Research & Clinical Trials

Emory is leading the way in transplant immunology research, investigating groundbreaking strategies to stop the rejection of transplanted organs. This invaluable research is directed to help patients minimize the toxic side effects of daily immunosuppressant medications and achieve permanent, long-term acceptance of donor organs.

Emory's heart failure program has been a national leader in providing therapies that improve heart failure and prevent transplant. A recently approved three-lead pacemaker has improved the lives of patients with heart failure. Emory leads the nation in investigational trials for this device. So far, this therapy has benefited more than 500 patients referred to Emory.


Purpose: This study is a multi-center NIH trial to determine if exercise training is beneficial for heart failure patients. The study consists of two treatment groups that are the Usual Care Group and the Exercise Training Group. Patients in the exercise-training group attend 36 sessions of cardiac rehabilitation and then continue treadmill training at home. Costs including the treadmill machine are paid by the study. Current rehabilitation sites include The Blomeyer Fitness Center at The Emory Clinic, Fitness Forum Department at Newton General hospital, Rockdale Medical Center Cardiac Rehabilitation Center, Wellstar Kennestone Cardiac Rehabilitation Center, and the Georgia Heart Clinic Cardiac Rehabilitation Center. Some of the criteria for inclusion in this study are as follows: LVEF< 35%; NYHA Class II, III or IV; and optimal heart failure therapy.

A HEFT (BiDil vs. Placebo)

BiDil is a vasodilator combination consisting of hydralazine plus isosorbide dinitrate. In a previous study (V-HEFT), the free combination of these drugs has been shown to improve survival and symptoms of patients with heart failure. Data from this suggests that African American patients may particularly benefit from this therapy.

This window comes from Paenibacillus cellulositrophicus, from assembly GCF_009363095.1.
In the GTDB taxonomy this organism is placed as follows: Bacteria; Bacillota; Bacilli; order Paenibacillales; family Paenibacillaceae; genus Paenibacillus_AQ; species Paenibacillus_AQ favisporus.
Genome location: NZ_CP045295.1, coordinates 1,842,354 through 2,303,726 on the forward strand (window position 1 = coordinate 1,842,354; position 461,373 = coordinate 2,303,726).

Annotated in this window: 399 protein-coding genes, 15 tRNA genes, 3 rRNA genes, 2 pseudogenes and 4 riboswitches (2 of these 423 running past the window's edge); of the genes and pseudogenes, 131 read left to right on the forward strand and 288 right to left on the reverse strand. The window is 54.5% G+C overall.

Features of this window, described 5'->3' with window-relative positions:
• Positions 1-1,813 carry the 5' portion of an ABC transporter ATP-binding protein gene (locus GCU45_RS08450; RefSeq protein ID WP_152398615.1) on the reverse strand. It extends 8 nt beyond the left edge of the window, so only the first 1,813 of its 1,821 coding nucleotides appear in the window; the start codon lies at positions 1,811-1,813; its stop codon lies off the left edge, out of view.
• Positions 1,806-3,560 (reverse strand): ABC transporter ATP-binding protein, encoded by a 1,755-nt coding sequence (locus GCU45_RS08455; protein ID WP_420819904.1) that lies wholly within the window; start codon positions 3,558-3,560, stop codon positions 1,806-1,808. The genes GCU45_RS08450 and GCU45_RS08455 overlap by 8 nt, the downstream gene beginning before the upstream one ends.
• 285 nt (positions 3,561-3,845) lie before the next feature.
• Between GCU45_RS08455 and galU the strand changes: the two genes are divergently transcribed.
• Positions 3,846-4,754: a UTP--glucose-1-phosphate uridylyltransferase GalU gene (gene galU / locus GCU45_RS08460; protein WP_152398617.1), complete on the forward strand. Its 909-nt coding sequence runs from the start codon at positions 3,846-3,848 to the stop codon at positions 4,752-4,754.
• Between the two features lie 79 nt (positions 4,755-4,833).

Purpose: The purpose of this study is to demonstrate safety and efficacy of BiDil vs. placebo in African American patients with moderate to severe symptomatic heart failure receiving standard treatment. Some of the inclusion criteria are as follows: African American ethnicity: LVEF < 35%; and NYHA Class III or IV. Standard therapy with ACE inhibitors and beta-blockers is given to all patients.


This study is sponsored by Medtronic, Inc., and involves the use of the Chronicle device that is an implanted homodynamic monitor. The device looks like a pacemaker with a lead that goes in the RV septum near outflow tract. This device estimates pulmonary artery systolic and diastolic pressures based on right ventricular pressure and electrical timing. The patient will download information from the device twice weekly. The information will be assessed and used to advise the patient regarding diuretic and medication management. The pilot of this study suggested significant decrease in the number of patient hospitalizations. This trial is randomized, that is, in ½ patients the data will not be seen during first 6 months but will be available after that date. Some of the inclusion criteria for this study are as follows: NYHA Class III-IV, hospital admission in past 6 months and LVEF within any range.


This is a registry which includes chronic congestive heart failure patients who have a LVEF < 40% and are being medically managed long term. After the initial patient interview for data collection, all follow-up interviews will be by phone. The plan is to enroll 1500 patients from Emory University Hospital and Emory University Hospital Midtown.

If you are interested in learning more about these or other Emory Transplant Center Clinical Research projects, please call the ETC Clinical Research Program at 404-712-1114 to speak with one of our research coordinators.

Emory Transplant Center